Abstract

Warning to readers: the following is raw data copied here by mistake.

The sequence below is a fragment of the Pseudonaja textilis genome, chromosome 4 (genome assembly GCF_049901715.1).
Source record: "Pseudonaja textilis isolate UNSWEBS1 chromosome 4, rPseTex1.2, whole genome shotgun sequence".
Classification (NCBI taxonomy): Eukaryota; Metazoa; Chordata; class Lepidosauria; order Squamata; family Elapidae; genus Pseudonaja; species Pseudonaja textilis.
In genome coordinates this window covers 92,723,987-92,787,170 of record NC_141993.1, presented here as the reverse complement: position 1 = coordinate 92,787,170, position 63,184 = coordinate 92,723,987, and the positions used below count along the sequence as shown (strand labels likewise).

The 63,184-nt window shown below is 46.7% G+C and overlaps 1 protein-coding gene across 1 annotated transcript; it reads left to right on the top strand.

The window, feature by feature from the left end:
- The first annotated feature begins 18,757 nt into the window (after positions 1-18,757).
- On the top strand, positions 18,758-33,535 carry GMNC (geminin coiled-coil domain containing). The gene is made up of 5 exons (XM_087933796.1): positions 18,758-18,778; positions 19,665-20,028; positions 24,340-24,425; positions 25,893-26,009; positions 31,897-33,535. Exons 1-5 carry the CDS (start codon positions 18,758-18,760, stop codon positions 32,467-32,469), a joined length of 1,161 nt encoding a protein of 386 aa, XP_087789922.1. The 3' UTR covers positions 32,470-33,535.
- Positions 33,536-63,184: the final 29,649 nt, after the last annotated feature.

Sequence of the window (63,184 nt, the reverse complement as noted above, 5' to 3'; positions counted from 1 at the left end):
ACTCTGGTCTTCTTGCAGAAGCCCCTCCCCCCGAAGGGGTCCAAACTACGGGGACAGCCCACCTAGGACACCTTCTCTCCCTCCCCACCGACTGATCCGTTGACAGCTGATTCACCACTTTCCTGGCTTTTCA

The epicenter of the 2000 ML 5.2 Yountville earthquake was located 5 km west of the surface trace of the West Napa fault, as defined by Helley and Herd (1977). On the basis of the re-examination of geologic data and the analysis of potential field data, the earthquake occurred on a strand of the West Napa fault, the main basin-bounding fault along the west side of Napa Valley. Linear aeromagnetic anomalies and a prominent gravity gradient extend the length of the fault to the latitude of Calistoga, suggesting that this fault may be capable of larger-magnitude earthquakes. Gravity data indicate an ∼2-km-deep basin centered on the town of Napa, where damage was concentrated during the Yountville earthquake. It most likely played a minor role in enhancing shaking during this event but may lead to enhanced shaking caused by wave trapping during a larger-magnitude earthquake.

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